An Appreciation of The Groundswell Festival

by Lynn on November 27, 2020

in The Passionate Playgoer

Free Livestreaming until Nov. 30.

Produced by Nightwood Theatre.

Because The Groundswell Festival is a festival of new writing from established feminist writers I will only comment in general terms and not formally review them. All the readings deserve your attention to hear new voices in the theatre.

It was a festival of play readings, conversations, panels, etc. It ran from Nov. 10-20 and was available for free streaming until November 30.

I’ll be talking about the plays.

Refusal by Shelley M. Hobbs is about a war correspondent  overwhelmed by a career she both loves and hates. She is white and is in a war-torn country of people who are not white.  It’s about class, racial politics and seeking the truth.

Better by Rachel Mutombo is a sort of futuristic look at men tightening their reins of their control on society. Women who step out of line are sent to a sanctuary for misguided souls by their husbands, brothers or fathers. How do the women cope in such a situation is what occupies the play.

All my forgotten dreams by Erum Khan shifts between characters wrestling with isolation, silence and restlessness in the wake of a new world.

Death of Father  by Phoebe Tsang(only Act I was read). The ambitious mayor of a small coastal town sacrifices the safety and reputation of his teenage daughter for his political campaign.

And The Bridgeby Pesch Nepoose is about a young Indigenous woman who grapples with loss, love, longing and loneliness. It is a meditation on suicide and memory. Not light stuff, and certainly substantial.

There certainly is a mix of serious work as created by these gifted young playwrights. I was mighty impressed with the different voices and frames of reference. Certainly race, class, appropriation and misogyny factor. The plays reflected our world and society.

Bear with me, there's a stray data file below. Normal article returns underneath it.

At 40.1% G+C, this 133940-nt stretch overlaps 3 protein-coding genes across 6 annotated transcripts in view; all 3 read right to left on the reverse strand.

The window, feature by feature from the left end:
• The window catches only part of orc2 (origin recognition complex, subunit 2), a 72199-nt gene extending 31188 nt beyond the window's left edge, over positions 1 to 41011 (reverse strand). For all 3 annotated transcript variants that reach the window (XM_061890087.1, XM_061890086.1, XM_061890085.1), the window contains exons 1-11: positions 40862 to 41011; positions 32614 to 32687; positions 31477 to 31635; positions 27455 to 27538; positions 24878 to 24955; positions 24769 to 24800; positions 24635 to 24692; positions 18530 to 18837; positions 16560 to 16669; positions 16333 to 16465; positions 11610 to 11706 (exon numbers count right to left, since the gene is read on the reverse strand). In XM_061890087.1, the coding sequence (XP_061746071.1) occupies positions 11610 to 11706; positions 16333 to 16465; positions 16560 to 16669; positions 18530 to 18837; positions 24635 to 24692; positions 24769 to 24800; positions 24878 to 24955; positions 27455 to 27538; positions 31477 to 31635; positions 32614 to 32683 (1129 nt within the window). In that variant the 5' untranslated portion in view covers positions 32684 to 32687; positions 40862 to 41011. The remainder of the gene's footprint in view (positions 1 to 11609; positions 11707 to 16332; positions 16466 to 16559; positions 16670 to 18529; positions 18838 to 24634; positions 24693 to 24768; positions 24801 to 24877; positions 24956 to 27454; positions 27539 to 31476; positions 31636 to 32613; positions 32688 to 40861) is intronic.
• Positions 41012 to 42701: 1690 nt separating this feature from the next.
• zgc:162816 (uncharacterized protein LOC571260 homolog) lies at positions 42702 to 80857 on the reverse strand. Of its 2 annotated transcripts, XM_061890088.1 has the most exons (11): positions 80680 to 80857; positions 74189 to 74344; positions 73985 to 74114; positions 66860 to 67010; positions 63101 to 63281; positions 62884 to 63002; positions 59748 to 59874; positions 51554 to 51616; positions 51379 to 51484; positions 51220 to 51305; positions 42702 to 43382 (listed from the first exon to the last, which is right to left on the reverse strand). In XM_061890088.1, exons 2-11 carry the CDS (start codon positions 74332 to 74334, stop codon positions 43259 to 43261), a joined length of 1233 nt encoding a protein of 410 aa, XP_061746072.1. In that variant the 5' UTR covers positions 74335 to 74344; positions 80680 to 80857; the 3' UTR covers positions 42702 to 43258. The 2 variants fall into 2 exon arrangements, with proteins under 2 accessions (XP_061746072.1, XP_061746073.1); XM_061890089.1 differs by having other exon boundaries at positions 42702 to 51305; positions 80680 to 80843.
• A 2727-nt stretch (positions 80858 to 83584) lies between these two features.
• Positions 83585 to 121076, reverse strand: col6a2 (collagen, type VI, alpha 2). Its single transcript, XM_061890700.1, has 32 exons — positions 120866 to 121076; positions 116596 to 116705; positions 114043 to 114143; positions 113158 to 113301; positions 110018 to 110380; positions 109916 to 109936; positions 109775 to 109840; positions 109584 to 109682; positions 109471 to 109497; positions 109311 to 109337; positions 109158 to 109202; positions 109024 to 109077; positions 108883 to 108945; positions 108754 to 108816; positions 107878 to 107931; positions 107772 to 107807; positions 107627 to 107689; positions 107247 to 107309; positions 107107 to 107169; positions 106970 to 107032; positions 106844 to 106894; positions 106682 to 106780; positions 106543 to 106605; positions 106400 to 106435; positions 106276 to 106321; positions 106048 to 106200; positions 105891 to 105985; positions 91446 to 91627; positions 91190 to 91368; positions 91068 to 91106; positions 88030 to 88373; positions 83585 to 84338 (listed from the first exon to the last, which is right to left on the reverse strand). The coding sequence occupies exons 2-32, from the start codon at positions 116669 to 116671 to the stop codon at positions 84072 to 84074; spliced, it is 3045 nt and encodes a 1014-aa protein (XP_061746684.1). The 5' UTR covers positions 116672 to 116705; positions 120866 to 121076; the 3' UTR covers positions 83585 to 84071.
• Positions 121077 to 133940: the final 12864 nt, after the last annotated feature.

I thought The Bridge by Pesch Nepoose was a fearless play—unflinching in showing an Indigenous woman spiraling down in her life. The writing is so vivid and even poetic that you can’t say “I’ve heard this story before.” Pesch Nepoose prevents anyone from saying it because it’s a story of a woman alone, without support to guide her. If there is a word to describe the world of this play that word is “brutal.” You don’t look away. The play did stay with me a long time.  

All the playwrights have a vivid imagination and beautifully created the worlds of their characters.

I thought Death of Father by Phoebe Tsang was particularly impressive because Tsang was giving a modern twist on the dysfunctional family; and an unscrupulous father willing to do anything for success, including sacrificing his daughter. Tsang is putting a modern twist on the Greek myth of Iphigenia, the daughter of Agamemnon and Clytemnestra.

I loved how the play was described in the press information: “The ambitious mayor of a small coastal town sacrifices the safety and reputation of his teenage daughter for his political campaign.” Nothing about Greek drama is mentioned but those of us who had to study the Greeks know.  Very clever. The acting in all cases was terrific.  The voices of these playwrights are strong and I look forward to seeing the finished plays.

For details on the Groundswell Festival go to:

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